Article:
News from the districts – April 9, 2021

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Argyll and Bute

New planning administration fees have been introduced by the council, with effect from April 1.

The move comes after a decision made at February’s Argyll and Bute Council budget meeting.

Announcing the charges, the council said it encourages the submission of planning and related applications online using the Scottish Government’s e-Planning portal.

The local authority added: ‘From April 1 there will be an administration charge on any applications submitted as hard copy that are capable of being submitted via the e-Planning portal.

Full guidance can be found on the planning page of the council’s website.


There are fears that Southend Primary School could be permanently closed due to a declining school roll.

The Campbeltown Courier, a sister title to the Argyllshire Advertiser, understands that at its June 10 meeting Argyll and Bute Council’s Community Services Committee will be asked for permission to mothball the school.

The council is then expected to go through the formal process of closure as per the Schools (Consultation) (Scotland) Act 2010.

Councillor Rory Colville said: ‘While I understand a letter has gone out to parents, no decision on closure can be taken until a comprehensive consultation has taken place with the local community. I believe such consultation will explore all options, including the need for keeping facilities local.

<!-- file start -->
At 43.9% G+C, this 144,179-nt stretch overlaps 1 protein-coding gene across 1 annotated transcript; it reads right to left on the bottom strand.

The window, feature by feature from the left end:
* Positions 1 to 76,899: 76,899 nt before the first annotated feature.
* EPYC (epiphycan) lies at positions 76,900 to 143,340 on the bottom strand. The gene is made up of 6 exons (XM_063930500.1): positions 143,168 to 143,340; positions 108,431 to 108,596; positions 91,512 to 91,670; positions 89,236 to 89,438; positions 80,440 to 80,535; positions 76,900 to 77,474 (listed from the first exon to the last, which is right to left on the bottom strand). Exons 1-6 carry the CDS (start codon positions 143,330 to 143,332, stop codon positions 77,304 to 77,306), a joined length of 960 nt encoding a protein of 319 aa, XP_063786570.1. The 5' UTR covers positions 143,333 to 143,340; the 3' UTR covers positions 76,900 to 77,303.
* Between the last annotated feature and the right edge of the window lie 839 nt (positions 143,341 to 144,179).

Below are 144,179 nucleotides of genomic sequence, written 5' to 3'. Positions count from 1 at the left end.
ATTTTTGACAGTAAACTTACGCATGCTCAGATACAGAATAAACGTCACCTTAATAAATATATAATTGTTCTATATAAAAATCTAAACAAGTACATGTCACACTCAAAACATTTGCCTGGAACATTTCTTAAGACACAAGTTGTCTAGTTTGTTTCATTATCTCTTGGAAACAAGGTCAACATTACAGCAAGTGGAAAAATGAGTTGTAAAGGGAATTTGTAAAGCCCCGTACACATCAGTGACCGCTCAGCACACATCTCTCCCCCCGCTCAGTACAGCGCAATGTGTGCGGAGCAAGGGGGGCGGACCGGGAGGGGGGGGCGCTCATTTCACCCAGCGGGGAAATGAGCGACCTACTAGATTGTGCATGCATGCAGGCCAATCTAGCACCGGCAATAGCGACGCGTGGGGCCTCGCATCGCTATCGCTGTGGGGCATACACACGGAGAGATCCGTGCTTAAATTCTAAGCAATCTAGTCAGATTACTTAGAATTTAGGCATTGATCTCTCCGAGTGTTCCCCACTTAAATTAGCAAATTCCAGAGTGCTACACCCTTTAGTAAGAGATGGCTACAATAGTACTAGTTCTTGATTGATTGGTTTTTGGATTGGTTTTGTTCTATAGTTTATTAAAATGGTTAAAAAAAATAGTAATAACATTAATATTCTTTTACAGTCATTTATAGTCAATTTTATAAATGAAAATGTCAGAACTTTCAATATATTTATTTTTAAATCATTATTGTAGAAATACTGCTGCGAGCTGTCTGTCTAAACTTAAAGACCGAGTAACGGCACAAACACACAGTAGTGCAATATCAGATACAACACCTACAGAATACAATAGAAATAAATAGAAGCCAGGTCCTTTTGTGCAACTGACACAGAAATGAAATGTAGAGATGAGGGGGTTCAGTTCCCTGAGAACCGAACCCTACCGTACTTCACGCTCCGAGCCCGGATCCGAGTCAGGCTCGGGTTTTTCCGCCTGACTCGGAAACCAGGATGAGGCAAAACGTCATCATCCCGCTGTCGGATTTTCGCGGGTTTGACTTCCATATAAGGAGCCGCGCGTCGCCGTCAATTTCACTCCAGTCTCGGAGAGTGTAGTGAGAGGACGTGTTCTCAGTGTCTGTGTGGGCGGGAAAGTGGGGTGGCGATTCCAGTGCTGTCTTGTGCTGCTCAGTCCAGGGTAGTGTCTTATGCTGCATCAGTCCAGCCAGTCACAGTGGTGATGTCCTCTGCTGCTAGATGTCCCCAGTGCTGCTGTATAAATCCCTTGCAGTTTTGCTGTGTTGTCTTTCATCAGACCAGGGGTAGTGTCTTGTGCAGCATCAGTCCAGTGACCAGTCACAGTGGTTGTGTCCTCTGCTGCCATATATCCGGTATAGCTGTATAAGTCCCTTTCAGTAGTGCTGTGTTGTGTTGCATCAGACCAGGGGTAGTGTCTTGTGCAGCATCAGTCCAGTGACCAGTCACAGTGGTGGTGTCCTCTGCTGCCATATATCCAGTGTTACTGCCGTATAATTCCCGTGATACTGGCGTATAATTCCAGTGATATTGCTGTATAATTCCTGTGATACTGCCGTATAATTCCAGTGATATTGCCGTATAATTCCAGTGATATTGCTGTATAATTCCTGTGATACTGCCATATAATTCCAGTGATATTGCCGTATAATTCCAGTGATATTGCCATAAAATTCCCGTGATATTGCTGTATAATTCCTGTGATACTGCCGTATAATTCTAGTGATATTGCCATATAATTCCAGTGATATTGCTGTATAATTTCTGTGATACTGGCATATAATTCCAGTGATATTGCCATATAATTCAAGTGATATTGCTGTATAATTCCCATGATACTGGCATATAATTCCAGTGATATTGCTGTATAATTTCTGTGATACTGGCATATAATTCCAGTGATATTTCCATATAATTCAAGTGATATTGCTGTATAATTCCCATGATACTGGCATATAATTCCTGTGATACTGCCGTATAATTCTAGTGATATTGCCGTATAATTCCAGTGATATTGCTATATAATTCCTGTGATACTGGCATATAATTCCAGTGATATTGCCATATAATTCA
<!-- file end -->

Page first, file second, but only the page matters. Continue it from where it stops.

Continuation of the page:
‘Education provision plays a key role in attracting new, economically active families that are required to halt the decline in our rural depopulation.’

Councillor Donald Kelly said: ‘As someone who secured capital funding to have the school building refurbished, and who fought on two occasions to prevent closure, this is a very sad day indeed.

‘Unfortunately, falling school rolls are a big problem in many rural areas throughout Argyll and Bute.

‘In order to help sustain our rural communities, I have been continually asking the housing associations to consider building new houses in villages such as Southend, which would have helped attract young families to the area. Sadly, this has never been done.’


The owners of an Arrochar guest house have applied for a change of use to a residential property – after the property attracted not a single bid during a year on the market.

Fascadail House, on the village’s Church Road, became a guest house 30 years ago and was put up for sale in March 2020.

A report revealed that just six viewings took place during the past 12 months, with no offers to buy the property as a guest house.

Owners Kevin and Anne Bax have now applied for the change of use to Loch Lomond and The Trossachs National Park Authority, with a decision due by early May.

A report by planning agents MH Planning Associates quoted a pre-application enquiry to the park authority which was submitted in October 2020.

It said: ‘Discussion with the tourism adviser at the National Park highlighted that there is in fact a lack of alternative provision within the local area of Arrochar.

‘There has been a reduction in the number of service accommodation premises in recent years with fewer guesthouse and B&B operators in the Arrochar and Tarbet area and a decline since 2006.

‘The loss of the Fascadail Guest house would reduce the overall accommodation capacity in the area which has already experienced closures of accommodation in 2020.

The park authority responded in the report that it would have to be demonstrated that a change of use from guest house was acceptable, which may be possible if no suitable offers were received to continue as a guest house.